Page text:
R.I.P. Lux Interior of the Cramps
Lux Interior, frontman for psychobilly (emphasis on psycho) greats the Cramps, passed away yesterday at the age of
52 62. I dug through The Post archives and found some old reviews of the band's shows from years past to give a feel for what the live experience was like. And in case that's not good enough, there's a video clip from 1978. Oh yeah, the show was at a mental hospital. Of course.
August 24, 1979
Rockabilly, that fast-paced southern rock 'n' roll style defined by Elvis Presley in the mid-'50s, has been enjoying a revival in the '70s. New York City's Cramps don't revive it so much as send it to a mental ward for mutant experimentation.
On top of thunderous rhythms and compulsive hiccuping, the band grasps themes from voodoo, monster and sci-fi movies. The band's lead singer, Lux Interior, comes on like a spasmodic cross between Presley and Vincent Price. He defines one of rock's most fascinating personas with originals like "Human Fly," "Garbage Man" and "Teen-age Werewolf."
The Cramps, who have built a devoted following in D.C. because of their volatile performances, had the crowd at the Psyche Delly on their feet all night. Instead of slavishly imitating pure rockabilly, the band recalls the raucous primitivism and spontaneous outrageousness that is the music's spirit.
(Two more reviews after the jump.)
Nov. 2, 1983
The Cramps playing flat-out come closer to embodying the exultant, illogical, redemptive powers that set rock 'n' roll apart from other forms of pop music than any American act performing today. In a set revitalized by the injection of strong, new original material, the group floored a sold-out house at the 9:30 club last night.
This extraordinary band has been taken for granted all too often. After scooping out a stylistic niche for itself nearly a decade ago -- roughed up roots blues, rockabilly and garage-punk -- Cramps has not changed appreciably since. Lead guitarist Ivy Rorschach has not gained an iota of technical finesse, purposefully flirting with incompetency to steer clear of complacency. Likewise, drummer Nick Knox and the new rhythm guitar player, his cousin Mike, kept their playing prim and primitive, a spartan but spooky backdrop. Vocalist Lux Interior, hair teased tall and proud, prowled the stage looking and sounding high, wired and wild as always.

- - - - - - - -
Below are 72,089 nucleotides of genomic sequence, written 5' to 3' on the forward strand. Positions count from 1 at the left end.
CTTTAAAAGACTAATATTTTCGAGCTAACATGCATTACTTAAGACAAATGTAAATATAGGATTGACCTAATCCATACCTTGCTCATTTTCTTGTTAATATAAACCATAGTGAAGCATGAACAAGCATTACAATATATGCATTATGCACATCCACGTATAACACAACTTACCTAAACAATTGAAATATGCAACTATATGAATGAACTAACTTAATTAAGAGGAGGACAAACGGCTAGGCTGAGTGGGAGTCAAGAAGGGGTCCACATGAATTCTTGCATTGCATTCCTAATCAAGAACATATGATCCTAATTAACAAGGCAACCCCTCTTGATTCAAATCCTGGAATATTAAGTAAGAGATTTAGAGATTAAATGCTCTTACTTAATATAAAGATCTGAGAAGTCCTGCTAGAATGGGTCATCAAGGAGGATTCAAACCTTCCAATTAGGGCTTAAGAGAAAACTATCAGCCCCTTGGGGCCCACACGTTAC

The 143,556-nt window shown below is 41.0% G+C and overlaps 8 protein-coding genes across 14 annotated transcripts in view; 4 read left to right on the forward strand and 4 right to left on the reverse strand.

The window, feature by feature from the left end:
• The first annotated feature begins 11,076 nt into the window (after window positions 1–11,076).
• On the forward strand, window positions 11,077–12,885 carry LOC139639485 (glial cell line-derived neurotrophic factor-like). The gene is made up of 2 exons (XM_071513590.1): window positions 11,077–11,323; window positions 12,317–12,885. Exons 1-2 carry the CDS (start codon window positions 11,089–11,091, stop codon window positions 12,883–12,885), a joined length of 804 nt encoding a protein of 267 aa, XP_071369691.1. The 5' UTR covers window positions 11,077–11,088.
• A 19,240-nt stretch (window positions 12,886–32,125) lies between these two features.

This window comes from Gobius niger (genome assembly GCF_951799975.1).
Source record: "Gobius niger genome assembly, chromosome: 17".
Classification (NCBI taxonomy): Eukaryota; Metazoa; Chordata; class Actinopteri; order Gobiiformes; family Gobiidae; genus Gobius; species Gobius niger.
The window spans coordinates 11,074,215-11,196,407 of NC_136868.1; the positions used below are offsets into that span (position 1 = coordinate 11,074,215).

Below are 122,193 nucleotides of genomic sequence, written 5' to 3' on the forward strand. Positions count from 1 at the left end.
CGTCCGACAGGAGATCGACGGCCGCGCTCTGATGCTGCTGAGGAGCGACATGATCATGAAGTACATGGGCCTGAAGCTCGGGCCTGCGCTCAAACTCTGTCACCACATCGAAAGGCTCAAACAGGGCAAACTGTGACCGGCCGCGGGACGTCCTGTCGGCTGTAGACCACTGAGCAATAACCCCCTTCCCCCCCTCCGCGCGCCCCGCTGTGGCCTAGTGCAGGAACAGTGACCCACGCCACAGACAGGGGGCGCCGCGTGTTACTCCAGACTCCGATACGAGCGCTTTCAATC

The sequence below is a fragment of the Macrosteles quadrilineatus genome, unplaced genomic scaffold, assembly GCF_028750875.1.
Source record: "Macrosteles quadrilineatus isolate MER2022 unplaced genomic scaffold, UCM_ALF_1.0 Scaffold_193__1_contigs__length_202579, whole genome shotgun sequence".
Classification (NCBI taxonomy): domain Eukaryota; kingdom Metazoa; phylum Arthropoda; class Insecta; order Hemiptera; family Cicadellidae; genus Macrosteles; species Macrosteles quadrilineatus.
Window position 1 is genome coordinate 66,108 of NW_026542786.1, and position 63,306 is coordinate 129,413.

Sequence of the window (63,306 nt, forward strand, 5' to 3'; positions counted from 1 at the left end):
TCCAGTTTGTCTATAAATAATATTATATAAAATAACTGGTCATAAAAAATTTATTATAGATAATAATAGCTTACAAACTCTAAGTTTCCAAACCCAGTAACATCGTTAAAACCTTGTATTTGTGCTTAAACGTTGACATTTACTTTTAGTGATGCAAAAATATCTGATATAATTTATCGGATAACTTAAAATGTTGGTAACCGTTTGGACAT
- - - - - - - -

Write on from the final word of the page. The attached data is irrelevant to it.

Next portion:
Oct. 11, 2004
They once titled an album "Stay Sick!" and a recent song "Dopefiend Boogie," but at the 9:30 club Saturday night there was no denying it:
Lux Interior and Poison Ivy Rorschach looked downright healthy. After nurturing the Cramps on a 30-year diet of primal rock stew -- from rockabilly to Screamin' Jay Hawkins and every twisted spawn in between -- chased with a penchant for greasy late-night decadence, Lux and Poison have earned the right to look wrung-out. But with former Blasters drummer Bill Bateman laying down a whip-crack beat, the Cramps slithered and strutted through a surprisingly taut 20-song show.
The leather-panted Lux was in fine voice throughout and remains remarkably lithe (most bios list him as being born in 1946), now letting only hints of his infamous self-abuse show through (he even kept his shirt on!) in the form of some well-rehearsed falls. Ivy was the night's real star, though, digging through a series of guitar riffs that shimmered, burrowed and tremoloed with muscular precision.
The set list leaned too heavily on last year's dire "Fiends of Dope Island" (with Bateman managing to make fodder like "Big Bad Witchcraft Rock" swing), but when the band waded into prime Cramps muck ("Rock on the Moon," "Primitive," "TV Set") the pyschobilly tension was beautiful. Lux and Ivy even pulled out "Lonesome Town," which they first disemboweled on 1977's "Gravest Hits," and its murky, creeping tones were the highlight of an unexpected display of Cramps staying power.
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